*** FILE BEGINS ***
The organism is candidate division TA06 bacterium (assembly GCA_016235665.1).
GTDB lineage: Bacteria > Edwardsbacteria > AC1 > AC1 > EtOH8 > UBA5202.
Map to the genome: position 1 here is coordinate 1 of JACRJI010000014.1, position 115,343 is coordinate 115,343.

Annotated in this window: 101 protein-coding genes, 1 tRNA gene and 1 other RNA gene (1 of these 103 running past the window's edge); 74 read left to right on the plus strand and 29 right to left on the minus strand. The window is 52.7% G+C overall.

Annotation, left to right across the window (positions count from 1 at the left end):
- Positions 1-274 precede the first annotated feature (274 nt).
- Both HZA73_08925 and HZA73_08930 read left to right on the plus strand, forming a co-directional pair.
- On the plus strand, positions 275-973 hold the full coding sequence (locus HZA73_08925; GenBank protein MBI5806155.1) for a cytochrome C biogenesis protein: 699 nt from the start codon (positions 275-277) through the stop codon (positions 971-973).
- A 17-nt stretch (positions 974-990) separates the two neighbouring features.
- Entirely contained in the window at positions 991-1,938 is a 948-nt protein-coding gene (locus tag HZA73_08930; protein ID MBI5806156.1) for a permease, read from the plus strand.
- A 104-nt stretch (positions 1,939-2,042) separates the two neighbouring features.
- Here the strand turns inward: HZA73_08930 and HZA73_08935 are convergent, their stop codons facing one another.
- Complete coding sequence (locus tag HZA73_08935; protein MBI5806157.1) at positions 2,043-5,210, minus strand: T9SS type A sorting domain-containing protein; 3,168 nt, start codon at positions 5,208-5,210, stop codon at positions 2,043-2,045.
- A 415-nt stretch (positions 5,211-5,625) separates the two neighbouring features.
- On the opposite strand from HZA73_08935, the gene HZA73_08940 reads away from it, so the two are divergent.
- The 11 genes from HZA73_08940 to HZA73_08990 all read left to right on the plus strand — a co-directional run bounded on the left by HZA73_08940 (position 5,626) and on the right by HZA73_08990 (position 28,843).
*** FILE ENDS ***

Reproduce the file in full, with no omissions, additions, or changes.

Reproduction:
The organism is candidate division TA06 bacterium (assembly GCA_016235665.1).
GTDB lineage: Bacteria > Edwardsbacteria > AC1 > AC1 > EtOH8 > UBA5202.
Map to the genome: position 1 here is coordinate 1 of JACRJI010000014.1, position 115,343 is coordinate 115,343.

Annotated in this window: 101 protein-coding genes, 1 tRNA gene and 1 other RNA gene (1 of these 103 running past the window's edge); 74 read left to right on the plus strand and 29 right to left on the minus strand. The window is 52.7% G+C overall.

Annotation, left to right across the window (positions count from 1 at the left end):
- Positions 1-274 precede the first annotated feature (274 nt).
- Both HZA73_08925 and HZA73_08930 read left to right on the plus strand, forming a co-directional pair.
- On the plus strand, positions 275-973 hold the full coding sequence (locus HZA73_08925; GenBank protein MBI5806155.1) for a cytochrome C biogenesis protein: 699 nt from the start codon (positions 275-277) through the stop codon (positions 971-973).
- A 17-nt stretch (positions 974-990) separates the two neighbouring features.
- Entirely contained in the window at positions 991-1,938 is a 948-nt protein-coding gene (locus tag HZA73_08930; protein ID MBI5806156.1) for a permease, read from the plus strand.
- A 104-nt stretch (positions 1,939-2,042) separates the two neighbouring features.
- Here the strand turns inward: HZA73_08930 and HZA73_08935 are convergent, their stop codons facing one another.
- Complete coding sequence (locus tag HZA73_08935; protein MBI5806157.1) at positions 2,043-5,210, minus strand: T9SS type A sorting domain-containing protein; 3,168 nt, start codon at positions 5,208-5,210, stop codon at positions 2,043-2,045.
- A 415-nt stretch (positions 5,211-5,625) separates the two neighbouring features.
- On the opposite strand from HZA73_08935, the gene HZA73_08940 reads away from it, so the two are divergent.
- The 11 genes from HZA73_08940 to HZA73_08990 all read left to right on the plus strand — a co-directional run bounded on the left by HZA73_08940 (position 5,626) and on the right by HZA73_08990 (position 28,843).